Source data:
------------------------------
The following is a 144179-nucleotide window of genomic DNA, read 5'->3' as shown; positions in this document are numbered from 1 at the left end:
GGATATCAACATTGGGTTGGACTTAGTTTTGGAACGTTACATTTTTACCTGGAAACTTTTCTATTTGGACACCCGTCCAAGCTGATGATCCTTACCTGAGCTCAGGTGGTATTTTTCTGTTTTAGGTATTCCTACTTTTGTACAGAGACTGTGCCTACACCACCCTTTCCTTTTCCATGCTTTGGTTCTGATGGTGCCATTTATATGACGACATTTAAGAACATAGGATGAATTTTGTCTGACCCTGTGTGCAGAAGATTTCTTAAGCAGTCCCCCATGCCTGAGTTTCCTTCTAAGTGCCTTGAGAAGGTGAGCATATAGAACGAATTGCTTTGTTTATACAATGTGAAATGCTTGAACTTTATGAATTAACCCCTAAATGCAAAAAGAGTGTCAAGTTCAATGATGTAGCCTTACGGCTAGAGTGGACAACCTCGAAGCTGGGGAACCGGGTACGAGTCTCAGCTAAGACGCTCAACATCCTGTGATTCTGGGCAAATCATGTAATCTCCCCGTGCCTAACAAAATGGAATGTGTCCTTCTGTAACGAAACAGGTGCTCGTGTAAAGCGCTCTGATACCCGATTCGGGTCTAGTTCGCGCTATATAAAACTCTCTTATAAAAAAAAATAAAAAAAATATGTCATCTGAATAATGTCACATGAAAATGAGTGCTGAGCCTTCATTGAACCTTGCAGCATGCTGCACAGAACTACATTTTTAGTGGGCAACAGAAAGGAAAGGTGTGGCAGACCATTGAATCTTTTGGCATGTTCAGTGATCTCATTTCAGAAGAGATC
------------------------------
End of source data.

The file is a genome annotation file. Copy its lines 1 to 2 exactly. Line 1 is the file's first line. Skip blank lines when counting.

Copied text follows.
The following is a 144179-nucleotide window of genomic DNA, read 5'->3' as shown; positions in this document are numbered from 1 at the left end:
GGATATCAACATTGGGTTGGACTTAGTTTTGGAACGTTACATTTTTACCTGGAAACTTTTCTATTTGGACACCCGTCCAAGCTGATGATCCTTACCTGAGCTCAGGTGGTATTTTTCTGTTTTAGGTATTCCTACTTTTGTACAGAGACTGTGCCTACACCACCCTTTCCTTTTCCATGCTTTGGTTCTGATGGTGCCATTTATATGACGACATTTAAGAACATAGGATGAATTTTGTCTGACCCTGTGTGCAGAAGATTTCTTAAGCAGTCCCCCATGCCTGAGTTTCCTTCTAAGTGCCTTGAGAAGGTGAGCATATAGAACGAATTGCTTTGTTTATACAATGTGAAATGCTTGAACTTTATGAATTAACCCCTAAATGCAAAAAGAGTGTCAAGTTCAATGATGTAGCCTTACGGCTAGAGTGGACAACCTCGAAGCTGGGGAACCGGGTACGAGTCTCAGCTAAGACGCTCAACATCCTGTGATTCTGGGCAAATCATGTAATCTCCCCGTGCCTAACAAAATGGAATGTGTCCTTCTGTAACGAAACAGGTGCTCGTGTAAAGCGCTCTGATACCCGATTCGGGTCTAGTTCGCGCTATATAAAACTCTCTTATAAAAAAAAATAAAAAAAATATGTCATCTGAATAATGTCACATGAAAATGAGTGCTGAGCCTTCATTGAACCTTGCAGCATGCTGCACAGAACTACATTTTTAGTGGGCAACAGAAAGGAAAGGTGTGGCAGACCATTGAATCTTTTGGCATGTTCAGTGATCTCATTTCAGAAGAGATC